Choosing The Perfect Christmas Tree

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“I’ve killed it”, (A Charlie Brown Christmas , 1965) Charlie Brown said, when putting a single ornament on the puny little Christmas tree he specially picked for the Christmas Pageant. If only he had picked a stronger, more fitting tree, then maybe his friends would not have been so angry with his choice. When deciding to pick your Christmas tree, there are some things to consider, such as the leaf, twig, bark and form. I believe the best tree to pick for your holiday celebration is the Douglas fir. We will discuss two favorite Christmas trees, the Balsam Fir and Douglas fir, their similarities and differences. Hopefully, this will help you in making a decision for your perfect Christmas tree.

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The Balsam Fir, as a Christmas tree, has several desirable properties. It has a dark-green appearance, long-lasting needles, and attractive form. The tree also retains its pleasing fragrance. It takes nine to ten years in the field to produce a 6-7 foot tree. The leaves of this tree are flattened needles, shiny dark green above and silvery-blue below. The lower branch needles generally occur as two-ranked (two rows along sides of the branch), 3/4 - 1 1/2 inches long, spreading and not crowded. On older branches, the needles are shorter and curved upward so as to cover the upper sides of the twigs. Individual needles are flat and may be blunt or notched at the ends. The twigs areyellow-green, later turning gray; the buds are reddish brown and resin covered; leaf scars are flat and rounded. The bark is a shiny silvery gray-brown, smooth except for numerous, raised resin blisters. The bark of the Balsam fir is thin, ash-gray, and smooth except for numerous blisters on young trees. These blisters contain resin, a sticky, fragrant liquid. Thus, the species is sometimes referred to as “blister pine” (McKinley, para. 4). When the tree reaches maturity, the bark may become up to ½ inch thick, red-brown and broken into thin scales. The form of the Balsam fir is a small to medium sized tree reaching 80 feet tall. They have a classic pyramid shape, often with a spindly top and a festive evergreen scent.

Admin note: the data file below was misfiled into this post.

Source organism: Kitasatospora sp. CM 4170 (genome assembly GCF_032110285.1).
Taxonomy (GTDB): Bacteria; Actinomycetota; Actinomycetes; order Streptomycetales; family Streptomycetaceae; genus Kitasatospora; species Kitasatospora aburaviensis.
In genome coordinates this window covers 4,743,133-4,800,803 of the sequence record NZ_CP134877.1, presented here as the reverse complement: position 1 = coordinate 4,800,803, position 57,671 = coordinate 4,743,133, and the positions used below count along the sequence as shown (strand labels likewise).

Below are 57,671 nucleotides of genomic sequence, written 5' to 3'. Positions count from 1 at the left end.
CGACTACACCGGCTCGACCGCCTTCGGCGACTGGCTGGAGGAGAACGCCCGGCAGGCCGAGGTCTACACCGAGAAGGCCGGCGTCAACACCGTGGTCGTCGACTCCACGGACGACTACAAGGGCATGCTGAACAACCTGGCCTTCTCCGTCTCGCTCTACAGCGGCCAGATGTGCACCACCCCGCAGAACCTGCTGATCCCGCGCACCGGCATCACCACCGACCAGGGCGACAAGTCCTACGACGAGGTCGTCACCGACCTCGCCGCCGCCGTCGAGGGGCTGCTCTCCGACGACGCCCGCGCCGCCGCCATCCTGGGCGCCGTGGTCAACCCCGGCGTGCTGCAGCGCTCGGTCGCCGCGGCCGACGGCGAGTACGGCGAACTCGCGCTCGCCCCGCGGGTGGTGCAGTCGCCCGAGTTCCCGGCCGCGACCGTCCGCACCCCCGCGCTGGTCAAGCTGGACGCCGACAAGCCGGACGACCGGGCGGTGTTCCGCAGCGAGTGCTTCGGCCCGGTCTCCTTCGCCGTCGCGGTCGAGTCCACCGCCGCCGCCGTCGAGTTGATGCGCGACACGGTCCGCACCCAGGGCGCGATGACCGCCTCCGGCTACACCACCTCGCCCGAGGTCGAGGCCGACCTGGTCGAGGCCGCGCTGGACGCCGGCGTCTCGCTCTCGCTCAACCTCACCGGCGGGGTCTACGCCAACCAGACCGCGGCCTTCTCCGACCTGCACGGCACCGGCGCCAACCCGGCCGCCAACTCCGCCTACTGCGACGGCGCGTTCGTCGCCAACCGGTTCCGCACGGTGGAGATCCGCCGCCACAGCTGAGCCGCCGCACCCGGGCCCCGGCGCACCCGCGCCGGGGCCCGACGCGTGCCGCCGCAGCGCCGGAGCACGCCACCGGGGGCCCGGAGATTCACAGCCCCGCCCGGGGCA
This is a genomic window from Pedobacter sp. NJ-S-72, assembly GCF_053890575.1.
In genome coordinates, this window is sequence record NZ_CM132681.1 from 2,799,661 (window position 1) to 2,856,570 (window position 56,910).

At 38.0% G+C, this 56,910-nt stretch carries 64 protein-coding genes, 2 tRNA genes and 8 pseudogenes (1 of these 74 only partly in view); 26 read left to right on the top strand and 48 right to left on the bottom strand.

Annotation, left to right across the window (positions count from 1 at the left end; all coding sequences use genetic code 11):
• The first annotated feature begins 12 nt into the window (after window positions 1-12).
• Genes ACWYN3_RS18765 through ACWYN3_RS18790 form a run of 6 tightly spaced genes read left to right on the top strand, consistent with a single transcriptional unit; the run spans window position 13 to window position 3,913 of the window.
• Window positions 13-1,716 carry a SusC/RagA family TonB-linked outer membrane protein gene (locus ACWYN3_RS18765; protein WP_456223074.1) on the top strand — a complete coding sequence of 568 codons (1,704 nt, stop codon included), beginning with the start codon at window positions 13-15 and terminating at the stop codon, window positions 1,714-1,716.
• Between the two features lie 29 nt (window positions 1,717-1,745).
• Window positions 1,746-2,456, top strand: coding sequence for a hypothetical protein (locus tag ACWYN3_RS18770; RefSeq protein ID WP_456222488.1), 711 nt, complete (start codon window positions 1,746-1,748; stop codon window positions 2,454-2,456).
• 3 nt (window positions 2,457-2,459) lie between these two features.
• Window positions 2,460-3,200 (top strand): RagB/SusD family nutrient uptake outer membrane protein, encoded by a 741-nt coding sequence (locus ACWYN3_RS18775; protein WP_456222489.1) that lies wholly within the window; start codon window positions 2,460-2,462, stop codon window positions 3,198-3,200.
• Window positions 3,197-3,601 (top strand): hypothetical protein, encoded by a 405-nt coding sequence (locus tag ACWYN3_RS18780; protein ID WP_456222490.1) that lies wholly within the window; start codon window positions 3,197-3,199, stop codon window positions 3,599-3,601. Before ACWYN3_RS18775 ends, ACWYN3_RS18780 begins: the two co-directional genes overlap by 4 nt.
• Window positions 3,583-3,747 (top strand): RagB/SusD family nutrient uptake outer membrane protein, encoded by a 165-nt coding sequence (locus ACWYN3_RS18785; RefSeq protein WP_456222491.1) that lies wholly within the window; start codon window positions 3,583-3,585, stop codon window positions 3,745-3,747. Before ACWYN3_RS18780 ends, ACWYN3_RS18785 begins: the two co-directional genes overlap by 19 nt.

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The Douglas fir has been the major Christmas tree species used in the Pacific Northwest since the 1920's (Tompkins, sec. 4.1). The Douglas fir is not related to the true firs; it is a large coniferous tree, also known as the “red fir”, belonging to the pine family (Encyclopedia of Science and Technology, 2004). The leaves of the Douglas fir are evergreen, single needles that lack woody pegs or suction cups, yellow-green to blue-green, 3/4 to 1 1/4 inches long, tips blunt or slightly rounded, very fragrant. Douglas firs have more soft, flat and short green needles with very good retention. When crushed, the needles give a sweet camphor smell. The twigs are slender and red-brown, with long, sharp, pointed, red-brown buds. The branches are spreading and drooping. The bark is smooth and gray on young stems, becoming thickened, fluted, red-brown with ridges, and deep furrows. The form of the Douglas fir is a pyramidal crown that is somewhat open. Nationally, it continues to be one of the most popular Christmas tree species. The Douglas fir is shipped to most of the states and is also exported to the Hawaiian Island, Guam and some Asian markets (Tompkins, sec. 4.3).